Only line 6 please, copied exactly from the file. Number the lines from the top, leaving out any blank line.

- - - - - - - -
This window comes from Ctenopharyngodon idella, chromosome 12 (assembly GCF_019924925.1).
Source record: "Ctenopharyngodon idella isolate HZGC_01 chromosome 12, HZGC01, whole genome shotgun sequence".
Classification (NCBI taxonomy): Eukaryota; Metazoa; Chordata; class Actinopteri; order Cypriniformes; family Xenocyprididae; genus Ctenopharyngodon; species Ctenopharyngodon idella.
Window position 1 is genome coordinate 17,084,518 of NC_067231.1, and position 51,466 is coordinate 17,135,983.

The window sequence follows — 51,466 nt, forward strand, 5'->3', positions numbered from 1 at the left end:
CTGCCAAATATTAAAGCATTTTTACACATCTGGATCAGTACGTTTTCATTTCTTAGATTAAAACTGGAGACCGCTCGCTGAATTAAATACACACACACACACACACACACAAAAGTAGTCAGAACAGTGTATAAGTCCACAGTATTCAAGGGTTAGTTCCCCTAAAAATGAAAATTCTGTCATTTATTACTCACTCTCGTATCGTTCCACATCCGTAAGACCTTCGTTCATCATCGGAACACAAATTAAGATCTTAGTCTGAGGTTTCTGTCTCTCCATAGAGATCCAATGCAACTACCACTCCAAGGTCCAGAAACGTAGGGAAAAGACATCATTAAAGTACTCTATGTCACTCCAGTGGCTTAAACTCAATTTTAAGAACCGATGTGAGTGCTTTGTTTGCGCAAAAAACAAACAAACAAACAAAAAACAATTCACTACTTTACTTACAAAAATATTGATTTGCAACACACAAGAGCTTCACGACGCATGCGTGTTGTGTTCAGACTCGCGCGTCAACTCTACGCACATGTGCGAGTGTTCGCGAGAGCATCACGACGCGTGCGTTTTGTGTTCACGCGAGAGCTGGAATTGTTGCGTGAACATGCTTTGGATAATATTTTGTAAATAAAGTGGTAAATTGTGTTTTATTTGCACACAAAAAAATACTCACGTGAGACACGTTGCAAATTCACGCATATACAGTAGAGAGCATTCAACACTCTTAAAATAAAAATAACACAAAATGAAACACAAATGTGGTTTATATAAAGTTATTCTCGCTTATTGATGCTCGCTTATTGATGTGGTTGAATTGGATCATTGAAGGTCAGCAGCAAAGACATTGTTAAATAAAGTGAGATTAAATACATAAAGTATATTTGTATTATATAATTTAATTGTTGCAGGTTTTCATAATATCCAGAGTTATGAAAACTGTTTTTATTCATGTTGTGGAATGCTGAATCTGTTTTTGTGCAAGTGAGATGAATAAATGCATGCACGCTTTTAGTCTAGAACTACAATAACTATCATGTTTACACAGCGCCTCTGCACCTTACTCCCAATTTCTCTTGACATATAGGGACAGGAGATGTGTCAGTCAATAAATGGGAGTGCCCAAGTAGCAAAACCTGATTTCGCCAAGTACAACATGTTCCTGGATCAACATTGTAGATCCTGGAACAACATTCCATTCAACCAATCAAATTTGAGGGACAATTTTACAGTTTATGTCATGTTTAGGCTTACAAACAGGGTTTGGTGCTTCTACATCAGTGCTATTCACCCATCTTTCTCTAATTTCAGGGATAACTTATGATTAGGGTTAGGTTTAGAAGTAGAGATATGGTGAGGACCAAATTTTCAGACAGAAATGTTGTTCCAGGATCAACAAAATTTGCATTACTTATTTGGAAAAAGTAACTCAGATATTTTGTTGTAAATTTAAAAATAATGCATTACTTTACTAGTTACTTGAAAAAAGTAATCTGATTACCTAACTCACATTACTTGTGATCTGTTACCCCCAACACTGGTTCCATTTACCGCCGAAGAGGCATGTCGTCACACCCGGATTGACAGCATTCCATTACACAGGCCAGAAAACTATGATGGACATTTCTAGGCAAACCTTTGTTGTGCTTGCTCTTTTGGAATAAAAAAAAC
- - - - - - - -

CTGCCAAATATTAAAGCATTTTTACACATCTGGATCAGTACGTTTTCATTTCTTAGATTAAAACTGGAGACCGCTCGCTGAATTAAATACACACACACACACACACACACAAAAGTAGTCAGAACAGTGTATAAGTCCACAGTATTCAAGGGTTAGTTCCCCTAAAAATGAAAATTCTGTCATTTATTACTCACTCTCGTATCGTTCCACATCCGTAAGACCTTCGTTCATCATCGGAACACAAATTAAGATCTTAGTCTGAGGTTTCTGTCTCTCCATAGAGATCCAATGCAACTACCACTCCAAGGTCCAGAAACGTAGGGAAAAGACATCATTAAAGTACTCTATGTCACTCCAGTGGCTTAAACTCAATTTTAAGAACCGATGTGAGTGCTTTGTTTGCGCAAAAAACAAACAAACAAACAAAAAACAATTCACTACTTTACTTACAAAAATATTGATTTGCAACACACAAGAGCTTCACGACGCATGCGTGTTGTGTTCAGACTCGCGCGTCAACTCTACGCACATGTGCGAGTGTTCGCGAGAGCATCACGACGCGTGCGTTTTGTGTTCACGCGAGAGCTGGAATTGTTGCGTGAACATGCTTTGGATAATATTTTGTAAATAAAGTGGTAAATTGTGTTTTATTTGCACACAAAAAAATACTCACGTGAGACACGTTGCAAATTCACGCATATACAGTAGAGAGCATTCAACACTCTTAAAATAAAAATAACACAAAATGAAACACAAATGTGGTTTATATAAAGTTATTCTCGCTTATTGATGCTCGCTTATTGATGTGGTTGAATTGGATCATTGAAGGTCAGCAGCAAAGACATTGTTAAATAAAGTGAGATTAAATACATAAAGTATATTTGTATTATATAATTTAATTGTTGCAGGTTTTCATAATATCCAGAGTTATGAAAACTGTTTTTATTCATGTTGTGGAATGCTGAATCTGTTTTTGTGCAAGTGAGATGAATAAATGCATGCACGCTTTTAGTCTAGAACTACAATAACTATCATGTTTACACAGCGCCTCTGCACCTTACTCCCAATTTCTCTTGACATATAGGGACAGGAGATGTGTCAGTCAATAAATGGGAGTGCCCAAGTAGCAAAACCTGATTTCGCCAAGTACAACATGTTCCTGGATCAACATTGTAGATCCTGGAACAACATTCCATTCAACCAATCAAATTTGAGGGACAATTTTACAGTTTATGTCATGTTTAGGCTTACAAACAGGGTTTGGTGCTTCTACATCAGTGCTATTCACCCATCTTTCTCTAATTTCAGGGATAACTTATGATTAGGGTTAGGTTTAGAAGTAGAGATATGGTGAGGACCAAATTTTCAGACAGAAATGTTGTTCCAGGATCAACAAAATTTGCATTACTTATTTGGAAAAAGTAACTCAGATATTTTGTTGTAAATTTAAAAATAATGCATTACTTTACTAGTTACTTGAAAAAAGTAATCTGATTACCTAACTCACATTACTTGTGATCTGTTACCCCCAACACTGGTTCCATTTACCGCCGAAGAGGCATGTCGTCACACCCGGATTGACAGCATTCCATTACACAGGCCAGAAAACTATGATGGACATTTCTAGGCAAACCTTTGTTGTGCTTGCTCTTTTGGAATAAAAAAAAC